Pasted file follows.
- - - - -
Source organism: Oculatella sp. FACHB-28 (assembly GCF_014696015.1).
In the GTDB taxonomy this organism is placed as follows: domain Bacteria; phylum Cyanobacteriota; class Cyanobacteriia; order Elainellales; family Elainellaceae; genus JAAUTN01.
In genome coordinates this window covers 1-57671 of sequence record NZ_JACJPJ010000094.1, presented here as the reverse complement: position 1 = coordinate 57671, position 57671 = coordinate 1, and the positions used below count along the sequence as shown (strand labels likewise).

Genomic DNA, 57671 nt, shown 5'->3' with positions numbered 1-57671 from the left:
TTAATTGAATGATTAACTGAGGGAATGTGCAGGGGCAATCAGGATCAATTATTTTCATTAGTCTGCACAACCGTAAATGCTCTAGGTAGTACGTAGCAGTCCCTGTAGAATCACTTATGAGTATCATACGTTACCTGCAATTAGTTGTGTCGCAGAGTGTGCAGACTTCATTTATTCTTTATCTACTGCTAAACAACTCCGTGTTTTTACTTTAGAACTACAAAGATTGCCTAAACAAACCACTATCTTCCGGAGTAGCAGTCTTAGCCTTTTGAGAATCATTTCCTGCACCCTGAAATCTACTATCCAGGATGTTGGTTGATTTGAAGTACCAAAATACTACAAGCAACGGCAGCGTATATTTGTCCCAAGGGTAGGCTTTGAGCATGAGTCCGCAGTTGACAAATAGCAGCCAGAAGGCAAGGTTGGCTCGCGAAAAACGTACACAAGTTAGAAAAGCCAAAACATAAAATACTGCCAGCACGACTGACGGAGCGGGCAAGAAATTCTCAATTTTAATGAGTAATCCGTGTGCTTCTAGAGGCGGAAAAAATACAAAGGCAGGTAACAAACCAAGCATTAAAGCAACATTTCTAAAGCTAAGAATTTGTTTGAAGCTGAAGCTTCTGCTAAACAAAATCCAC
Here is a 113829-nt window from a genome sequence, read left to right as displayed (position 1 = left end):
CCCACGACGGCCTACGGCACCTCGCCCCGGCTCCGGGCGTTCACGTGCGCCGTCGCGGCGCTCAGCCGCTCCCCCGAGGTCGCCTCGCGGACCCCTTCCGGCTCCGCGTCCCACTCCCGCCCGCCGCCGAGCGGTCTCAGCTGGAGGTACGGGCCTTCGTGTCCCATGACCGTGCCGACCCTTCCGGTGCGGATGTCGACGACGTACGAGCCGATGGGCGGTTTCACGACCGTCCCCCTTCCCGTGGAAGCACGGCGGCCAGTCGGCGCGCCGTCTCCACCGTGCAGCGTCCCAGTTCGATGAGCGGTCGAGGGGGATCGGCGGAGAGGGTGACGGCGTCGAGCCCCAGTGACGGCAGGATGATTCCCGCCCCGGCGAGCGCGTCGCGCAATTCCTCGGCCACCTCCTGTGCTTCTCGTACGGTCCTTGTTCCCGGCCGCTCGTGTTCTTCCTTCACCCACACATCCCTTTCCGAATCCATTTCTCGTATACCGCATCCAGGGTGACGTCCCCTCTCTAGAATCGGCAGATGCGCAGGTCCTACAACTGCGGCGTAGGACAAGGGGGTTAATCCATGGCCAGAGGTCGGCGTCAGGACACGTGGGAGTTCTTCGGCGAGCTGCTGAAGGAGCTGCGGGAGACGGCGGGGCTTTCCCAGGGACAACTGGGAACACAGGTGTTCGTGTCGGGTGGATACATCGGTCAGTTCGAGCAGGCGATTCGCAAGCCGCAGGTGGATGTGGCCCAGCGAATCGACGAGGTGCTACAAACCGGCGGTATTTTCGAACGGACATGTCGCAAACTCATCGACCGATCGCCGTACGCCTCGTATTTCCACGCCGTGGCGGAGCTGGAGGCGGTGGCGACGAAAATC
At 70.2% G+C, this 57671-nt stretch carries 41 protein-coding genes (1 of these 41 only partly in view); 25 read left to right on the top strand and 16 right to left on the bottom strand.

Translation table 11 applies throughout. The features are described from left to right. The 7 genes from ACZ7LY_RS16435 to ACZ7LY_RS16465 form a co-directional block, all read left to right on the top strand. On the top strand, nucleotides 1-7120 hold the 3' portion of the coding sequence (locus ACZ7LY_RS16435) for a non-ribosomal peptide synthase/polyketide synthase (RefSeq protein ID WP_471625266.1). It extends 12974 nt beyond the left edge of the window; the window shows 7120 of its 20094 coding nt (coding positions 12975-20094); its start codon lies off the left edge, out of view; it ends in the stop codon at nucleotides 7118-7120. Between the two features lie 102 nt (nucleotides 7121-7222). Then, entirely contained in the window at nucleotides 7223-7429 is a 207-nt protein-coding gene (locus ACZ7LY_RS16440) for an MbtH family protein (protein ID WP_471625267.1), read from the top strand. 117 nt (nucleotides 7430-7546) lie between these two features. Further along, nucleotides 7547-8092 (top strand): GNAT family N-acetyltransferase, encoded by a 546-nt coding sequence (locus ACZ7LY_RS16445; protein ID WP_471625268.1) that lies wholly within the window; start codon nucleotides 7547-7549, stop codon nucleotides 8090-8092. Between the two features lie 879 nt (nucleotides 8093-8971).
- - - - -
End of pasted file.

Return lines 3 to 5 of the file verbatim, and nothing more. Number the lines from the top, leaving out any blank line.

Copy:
In genome coordinates this window covers 1-57671 of sequence record NZ_JACJPJ010000094.1, presented here as the reverse complement: position 1 = coordinate 57671, position 57671 = coordinate 1, and the positions used below count along the sequence as shown (strand labels likewise).

Genomic DNA, 57671 nt, shown 5'->3' with positions numbered 1-57671 from the left:
TTAATTGAATGATTAACTGAGGGAATGTGCAGGGGCAATCAGGATCAATTATTTTCATTAGTCTGCACAACCGTAAATGCTCTAGGTAGTACGTAGCAGTCCCTGTAGAATCACTTATGAGTATCATACGTTACCTGCAATTAGTTGTGTCGCAGAGTGTGCAGACTTCATTTATTCTTTATCTACTGCTAAACAACTCCGTGTTTTTACTTTAGAACTACAAAGATTGCCTAAACAAACCACTATCTTCCGGAGTAGCAGTCTTAGCCTTTTGAGAATCATTTCCTGCACCCTGAAATCTACTATCCAGGATGTTGGTTGATTTGAAGTACCAAAATACTACAAGCAACGGCAGCGTATATTTGTCCCAAGGGTAGGCTTTGAGCATGAGTCCGCAGTTGACAAATAGCAGCCAGAAGGCAAGGTTGGCTCGCGAAAAACGTACACAAGTTAGAAAAGCCAAAACATAAAATACTGCCAGCACGACTGACGGAGCGGGCAAGAAATTCTCAATTTTAATGAGTAATCCGTGTGCTTCTAGAGGCGGAAAAAATACAAAGGCAGGTAACAAACCAAGCATTAAAGCAACATTTCTAAAGCTAAGAATTTGTTTGAAGCTGAAGCTTCTGCTAAACAAAATCCAC